After a year there, he applied and received the job of supervisor of equity and student services at the Central office in which many have seen him flourish in, “Mr. Willie Garrison is a man of integrity.  He pursues his goals with the utmost focus and persistence. Since he started working for the Wauwatosa School District I have seen incredible movement in the realm of equity for all students. It has been a pleasure and a privilege to know him,” says parent, Craig Brittingham. However, as transitioning to a more office job rather than being in a school was a change of pace for Garrison he reports that it was difficult to adjust, “I left the building in a good place and so naturally the first year was a little hard because most people see me as a school dude just based on how I interact with people but I don’t want to be seen as a school dude, I want to be seen as a relationship guy.” Garrison took this as an opportunity to maintain relationships within schools. He was able to be in the building frequently doing various things like working with adults or students in buildings, doing different types of developments, etc. Keeping up with relationships he had form is very important to Garrison. He looks at building relationships as a skill set and believes it is very important within any job. “Over, the years, I’ve learned that certain things kind of work in starting and establishing relationships so I’m big on relationships…that’s like my thing so if people know me they know I’m big on establishing relationships.” Reports Garrison. Many other cohorts recognize this in him as well, “Mr. Garrison understands the importance of developing strong relationships with all members of the school community. He is extremely student centered and always considers “what is best for students” when making decisions,” says Wauwatosa School District director of student services, Therese Kwiatokowski. You may have noticed this at west when Garrison is actively around the halls talking to different people within the building, establishing relationships.  

Future

As far as Willie Garrison’s future goes, he does not know exactly what the future may hold, but he always looks to the future as a way to get better, “I learned that you carry yourself as what you aspire to be. I always aspired to be an administrator, principal, district administrator, superintendent, so I always carried myself with those goals,” Garrison says. He recently started working on getting his superintendent’s license because he did not want being a superintendent to not be a possible option for him, he doesn’t want any opportunities to be out of the question. He says, “one day I would love to be a superintendent but if that doesn’t open up, I’m still working with students…and I think that’s the bigger calling.”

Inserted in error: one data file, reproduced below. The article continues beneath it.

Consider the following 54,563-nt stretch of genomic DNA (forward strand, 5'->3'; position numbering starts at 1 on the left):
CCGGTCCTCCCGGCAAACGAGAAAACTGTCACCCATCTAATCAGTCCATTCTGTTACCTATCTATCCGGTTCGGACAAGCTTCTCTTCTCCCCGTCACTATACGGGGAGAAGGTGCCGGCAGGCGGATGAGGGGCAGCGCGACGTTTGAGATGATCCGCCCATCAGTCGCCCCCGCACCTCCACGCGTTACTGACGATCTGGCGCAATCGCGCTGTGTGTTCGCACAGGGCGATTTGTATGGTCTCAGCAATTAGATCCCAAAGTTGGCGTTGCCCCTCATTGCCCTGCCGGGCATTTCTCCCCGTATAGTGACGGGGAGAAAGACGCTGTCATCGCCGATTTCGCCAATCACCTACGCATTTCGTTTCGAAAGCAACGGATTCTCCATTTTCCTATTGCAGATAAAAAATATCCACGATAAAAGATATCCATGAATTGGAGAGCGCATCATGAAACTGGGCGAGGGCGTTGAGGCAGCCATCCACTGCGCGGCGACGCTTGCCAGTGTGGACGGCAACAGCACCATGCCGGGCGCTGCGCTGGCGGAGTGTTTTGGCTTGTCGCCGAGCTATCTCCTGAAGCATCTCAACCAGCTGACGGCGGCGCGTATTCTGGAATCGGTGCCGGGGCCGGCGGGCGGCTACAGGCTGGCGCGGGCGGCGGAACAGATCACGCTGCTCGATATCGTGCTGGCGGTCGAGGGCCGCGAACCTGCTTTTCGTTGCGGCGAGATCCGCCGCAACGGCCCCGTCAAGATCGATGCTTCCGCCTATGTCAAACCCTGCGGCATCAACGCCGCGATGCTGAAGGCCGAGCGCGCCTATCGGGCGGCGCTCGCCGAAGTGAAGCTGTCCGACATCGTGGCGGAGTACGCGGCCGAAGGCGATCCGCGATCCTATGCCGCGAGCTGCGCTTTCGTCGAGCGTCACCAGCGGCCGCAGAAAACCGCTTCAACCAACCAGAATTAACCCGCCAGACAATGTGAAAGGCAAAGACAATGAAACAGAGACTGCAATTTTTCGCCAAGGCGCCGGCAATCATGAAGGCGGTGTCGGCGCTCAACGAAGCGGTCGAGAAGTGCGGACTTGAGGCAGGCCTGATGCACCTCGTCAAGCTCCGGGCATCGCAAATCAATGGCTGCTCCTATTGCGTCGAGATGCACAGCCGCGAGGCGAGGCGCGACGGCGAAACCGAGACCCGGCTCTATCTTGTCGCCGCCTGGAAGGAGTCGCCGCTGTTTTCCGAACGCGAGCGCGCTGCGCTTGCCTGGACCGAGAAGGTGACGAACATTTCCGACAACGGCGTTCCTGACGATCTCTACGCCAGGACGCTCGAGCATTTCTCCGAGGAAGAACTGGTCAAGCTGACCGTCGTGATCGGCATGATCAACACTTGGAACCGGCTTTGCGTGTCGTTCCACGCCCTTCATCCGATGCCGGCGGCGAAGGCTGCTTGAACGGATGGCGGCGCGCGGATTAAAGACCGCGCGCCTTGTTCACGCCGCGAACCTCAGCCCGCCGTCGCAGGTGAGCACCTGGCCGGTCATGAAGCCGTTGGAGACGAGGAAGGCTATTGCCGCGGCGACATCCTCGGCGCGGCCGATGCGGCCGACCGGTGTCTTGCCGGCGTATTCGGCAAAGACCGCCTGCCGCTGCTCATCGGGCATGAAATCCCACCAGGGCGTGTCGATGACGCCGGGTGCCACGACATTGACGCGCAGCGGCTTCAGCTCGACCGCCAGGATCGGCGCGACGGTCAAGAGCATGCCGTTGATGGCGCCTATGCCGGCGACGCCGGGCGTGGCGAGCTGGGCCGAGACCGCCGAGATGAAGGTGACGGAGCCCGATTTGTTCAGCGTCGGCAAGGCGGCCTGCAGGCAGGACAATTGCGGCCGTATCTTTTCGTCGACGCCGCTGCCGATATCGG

Experience with Wauwatosa West

Overall, Garrison thinks West was a great fit for him. He came to Wauwatosa West eager to be immersed in another school atmosphere, when asked about something he particularly likes about West he said, “I love diversity, I love a diverse school and to me, West has that type of diversity that makes a school kind of grow.” He also is very fond of the structures here, at Tosa West, he believes when things are in place and there is not a lot of guessing that has to go on, it allows for the best atmosphere in a school. He believes these are the things that make West, West. As far as what he sees needs improving, he cannot pinpoint anything in particular, particularly because he has not been here long enough and because, “in education, we are always improving and we can always improve. It is not how we can get better at a certain thing, it’s all about continuous improvement.” He demonstrated this for us by drawing an hourglass on his whiteboard, he explained that it keeps going, as soon as you complete something, you turn it over and it begins again, proving that we are constantly striving to improve.

What’s Next?

As of right now, he will be finishing the school year at Tosa West. As an administrator, he is aware that things change and one has to be flexible to changes. He views his top priority as serving parents, students, and teachers and he concludes that that is what is important right now. Mr. Garrison is seen as an excellent addition to the Wauwatosa School District community, Superintendent, Dr. Phil Ertl says, “Mr. Garrison is the consummate team player and always operates at the highest level of professionalism. His only goal is to make sure all students get equal opportunities to be successful and enjoy the whole school experience.”